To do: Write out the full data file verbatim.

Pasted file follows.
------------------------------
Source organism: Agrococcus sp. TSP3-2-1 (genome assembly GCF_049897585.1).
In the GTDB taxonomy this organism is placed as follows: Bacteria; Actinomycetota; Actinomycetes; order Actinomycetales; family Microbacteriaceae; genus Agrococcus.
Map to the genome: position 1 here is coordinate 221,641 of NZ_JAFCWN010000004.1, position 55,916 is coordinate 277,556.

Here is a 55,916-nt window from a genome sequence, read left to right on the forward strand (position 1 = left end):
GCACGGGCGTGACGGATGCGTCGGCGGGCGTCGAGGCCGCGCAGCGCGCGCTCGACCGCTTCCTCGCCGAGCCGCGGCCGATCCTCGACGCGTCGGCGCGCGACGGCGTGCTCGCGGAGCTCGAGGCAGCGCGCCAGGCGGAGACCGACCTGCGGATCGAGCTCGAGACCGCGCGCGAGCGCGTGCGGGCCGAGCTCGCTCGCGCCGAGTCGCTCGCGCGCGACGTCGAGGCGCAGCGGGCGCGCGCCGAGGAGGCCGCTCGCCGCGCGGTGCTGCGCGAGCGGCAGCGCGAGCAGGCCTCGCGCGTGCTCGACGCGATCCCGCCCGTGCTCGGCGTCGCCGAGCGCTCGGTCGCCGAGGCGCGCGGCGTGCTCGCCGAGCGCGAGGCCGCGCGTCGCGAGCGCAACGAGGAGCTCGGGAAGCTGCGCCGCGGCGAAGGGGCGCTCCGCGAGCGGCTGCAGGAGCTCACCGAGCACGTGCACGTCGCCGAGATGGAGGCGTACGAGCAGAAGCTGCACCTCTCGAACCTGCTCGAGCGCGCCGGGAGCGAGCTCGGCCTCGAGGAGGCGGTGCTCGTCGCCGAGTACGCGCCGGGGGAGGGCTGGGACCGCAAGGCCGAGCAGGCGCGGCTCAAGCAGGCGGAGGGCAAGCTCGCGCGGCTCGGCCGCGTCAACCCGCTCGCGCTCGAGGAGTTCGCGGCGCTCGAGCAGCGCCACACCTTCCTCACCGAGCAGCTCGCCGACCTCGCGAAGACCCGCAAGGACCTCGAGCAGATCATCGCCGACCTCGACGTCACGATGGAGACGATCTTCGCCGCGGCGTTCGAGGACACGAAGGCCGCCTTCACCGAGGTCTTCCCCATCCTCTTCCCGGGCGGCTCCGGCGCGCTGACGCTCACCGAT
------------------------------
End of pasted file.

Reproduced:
Source organism: Agrococcus sp. TSP3-2-1 (genome assembly GCF_049897585.1).
In the GTDB taxonomy this organism is placed as follows: Bacteria; Actinomycetota; Actinomycetes; order Actinomycetales; family Microbacteriaceae; genus Agrococcus.
Map to the genome: position 1 here is coordinate 221,641 of NZ_JAFCWN010000004.1, position 55,916 is coordinate 277,556.

Here is a 55,916-nt window from a genome sequence, read left to right on the forward strand (position 1 = left end):
GCACGGGCGTGACGGATGCGTCGGCGGGCGTCGAGGCCGCGCAGCGCGCGCTCGACCGCTTCCTCGCCGAGCCGCGGCCGATCCTCGACGCGTCGGCGCGCGACGGCGTGCTCGCGGAGCTCGAGGCAGCGCGCCAGGCGGAGACCGACCTGCGGATCGAGCTCGAGACCGCGCGCGAGCGCGTGCGGGCCGAGCTCGCTCGCGCCGAGTCGCTCGCGCGCGACGTCGAGGCGCAGCGGGCGCGCGCCGAGGAGGCCGCTCGCCGCGCGGTGCTGCGCGAGCGGCAGCGCGAGCAGGCCTCGCGCGTGCTCGACGCGATCCCGCCCGTGCTCGGCGTCGCCGAGCGCTCGGTCGCCGAGGCGCGCGGCGTGCTCGCCGAGCGCGAGGCCGCGCGTCGCGAGCGCAACGAGGAGCTCGGGAAGCTGCGCCGCGGCGAAGGGGCGCTCCGCGAGCGGCTGCAGGAGCTCACCGAGCACGTGCACGTCGCCGAGATGGAGGCGTACGAGCAGAAGCTGCACCTCTCGAACCTGCTCGAGCGCGCCGGGAGCGAGCTCGGCCTCGAGGAGGCGGTGCTCGTCGCCGAGTACGCGCCGGGGGAGGGCTGGGACCGCAAGGCCGAGCAGGCGCGGCTCAAGCAGGCGGAGGGCAAGCTCGCGCGGCTCGGCCGCGTCAACCCGCTCGCGCTCGAGGAGTTCGCGGCGCTCGAGCAGCGCCACACCTTCCTCACCGAGCAGCTCGCCGACCTCGCGAAGACCCGCAAGGACCTCGAGCAGATCATCGCCGACCTCGACGTCACGATGGAGACGATCTTCGCCGCGGCGTTCGAGGACACGAAGGCCGCCTTCACCGAGGTCTTCCCCATCCTCTTCCCGGGCGGCTCCGGCGCGCTGACGCTCACCGAT